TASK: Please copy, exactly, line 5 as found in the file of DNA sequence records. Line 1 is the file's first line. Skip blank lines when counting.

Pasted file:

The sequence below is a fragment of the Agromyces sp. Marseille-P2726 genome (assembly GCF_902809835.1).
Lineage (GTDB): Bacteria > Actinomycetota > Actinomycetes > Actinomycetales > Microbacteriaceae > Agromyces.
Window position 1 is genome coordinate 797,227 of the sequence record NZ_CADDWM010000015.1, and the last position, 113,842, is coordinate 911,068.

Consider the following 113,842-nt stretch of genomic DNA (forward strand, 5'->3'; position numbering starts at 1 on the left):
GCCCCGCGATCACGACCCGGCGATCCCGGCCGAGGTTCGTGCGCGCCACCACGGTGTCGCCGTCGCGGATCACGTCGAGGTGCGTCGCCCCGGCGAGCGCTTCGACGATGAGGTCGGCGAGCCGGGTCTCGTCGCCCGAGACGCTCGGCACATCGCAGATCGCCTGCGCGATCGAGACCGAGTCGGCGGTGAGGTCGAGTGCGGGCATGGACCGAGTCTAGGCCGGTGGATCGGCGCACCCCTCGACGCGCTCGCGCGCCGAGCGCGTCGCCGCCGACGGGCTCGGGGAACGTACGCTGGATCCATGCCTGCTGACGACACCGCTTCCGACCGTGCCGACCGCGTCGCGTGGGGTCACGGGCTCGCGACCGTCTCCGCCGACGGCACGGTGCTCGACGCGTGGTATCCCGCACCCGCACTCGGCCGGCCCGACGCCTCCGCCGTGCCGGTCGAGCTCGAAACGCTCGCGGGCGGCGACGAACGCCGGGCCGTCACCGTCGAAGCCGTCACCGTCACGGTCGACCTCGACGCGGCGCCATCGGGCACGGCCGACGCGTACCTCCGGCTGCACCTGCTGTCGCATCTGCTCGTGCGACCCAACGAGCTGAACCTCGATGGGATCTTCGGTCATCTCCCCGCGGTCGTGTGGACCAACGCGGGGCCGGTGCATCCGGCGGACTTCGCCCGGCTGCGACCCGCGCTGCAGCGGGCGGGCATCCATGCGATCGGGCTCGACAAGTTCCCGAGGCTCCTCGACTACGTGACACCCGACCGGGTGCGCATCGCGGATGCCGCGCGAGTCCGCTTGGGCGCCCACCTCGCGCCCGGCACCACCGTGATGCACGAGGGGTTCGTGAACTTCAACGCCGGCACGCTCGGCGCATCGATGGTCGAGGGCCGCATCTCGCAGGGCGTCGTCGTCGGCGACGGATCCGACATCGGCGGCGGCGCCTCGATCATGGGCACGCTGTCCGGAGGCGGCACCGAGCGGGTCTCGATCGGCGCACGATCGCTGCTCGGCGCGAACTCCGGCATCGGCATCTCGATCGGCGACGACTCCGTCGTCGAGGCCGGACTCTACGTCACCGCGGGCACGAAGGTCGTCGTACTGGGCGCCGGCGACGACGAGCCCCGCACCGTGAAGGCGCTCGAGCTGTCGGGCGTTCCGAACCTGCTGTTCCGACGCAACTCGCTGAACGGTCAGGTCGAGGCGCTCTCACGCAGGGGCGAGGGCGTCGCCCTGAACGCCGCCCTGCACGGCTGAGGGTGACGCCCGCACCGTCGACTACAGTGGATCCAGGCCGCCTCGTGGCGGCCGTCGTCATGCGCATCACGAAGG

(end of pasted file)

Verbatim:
GCCCCGCGATCACGACCCGGCGATCCCGGCCGAGGTTCGTGCGCGCCACCACGGTGTCGCCGTCGCGGATCACGTCGAGGTGCGTCGCCCCGGCGAGCGCTTCGACGATGAGGTCGGCGAGCCGGGTCTCGTCGCCCGAGACGCTCGGCACATCGCAGATCGCCTGCGCGATCGAGACCGAGTCGGCGGTGAGGTCGAGTGCGGGCATGGACCGAGTCTAGGCCGGTGGATCGGCGCACCCCTCGACGCGCTCGCGCGCCGAGCGCGTCGCCGCCGACGGGCTCGGGGAACGTACGCTGGATCCATGCCTGCTGACGACACCGCTTCCGACCGTGCCGACCGCGTCGCGTGGGGTCACGGGCTCGCGACCGTCTCCGCCGACGGCACGGTGCTCGACGCGTGGTATCCCGCACCCGCACTCGGCCGGCCCGACGCCTCCGCCGTGCCGGTCGAGCTCGAAACGCTCGCGGGCGGCGACGAACGCCGGGCCGTCACCGTCGAAGCCGTCACCGTCACGGTCGACCTCGACGCGGCGCCATCGGGCACGGCCGACGCGTACCTCCGGCTGCACCTGCTGTCGCATCTGCTCGTGCGACCCAACGAGCTGAACCTCGATGGGATCTTCGGTCATCTCCCCGCGGTCGTGTGGACCAACGCGGGGCCGGTGCATCCGGCGGACTTCGCCCGGCTGCGACCCGCGCTGCAGCGGGCGGGCATCCATGCGATCGGGCTCGACAAGTTCCCGAGGCTCCTCGACTACGTGACACCCGACCGGGTGCGCATCGCGGATGCCGCGCGAGTCCGCTTGGGCGCCCACCTCGCGCCCGGCACCACCGTGATGCACGAGGGGTTCGTGAACTTCAACGCCGGCACGCTCGGCGCATCGATGGTCGAGGGCCGCATCTCGCAGGGCGTCGTCGTCGGCGACGGATCCGACATCGGCGGCGGCGCCTCGATCATGGGCACGCTGTCCGGAGGCGGCACCGAGCGGGTCTCGATCGGCGCACGATCGCTGCTCGGCGCGAACTCCGGCATCGGCATCTCGATCGGCGACGACTCCGTCGTCGAGGCCGGACTCTACGTCACCGCGGGCACGAAGGTCGTCGTACTGGGCGCCGGCGACGACGAGCCCCGCACCGTGAAGGCGCTCGAGCTGTCGGGCGTTCCGAACCTGCTGTTCCGACGCAACTCGCTGAACGGTCAGGTCGAGGCGCTCTCACGCAGGGGCGAGGGCGTCGCCCTGAACGCCGCCCTGCACGGCTGAGGGTGACGCCCGCACCGTCGACTACAGTGGATCCAGGCCGCCTCGTGGCGGCCGTCGTCATGCGCATCACGAAGG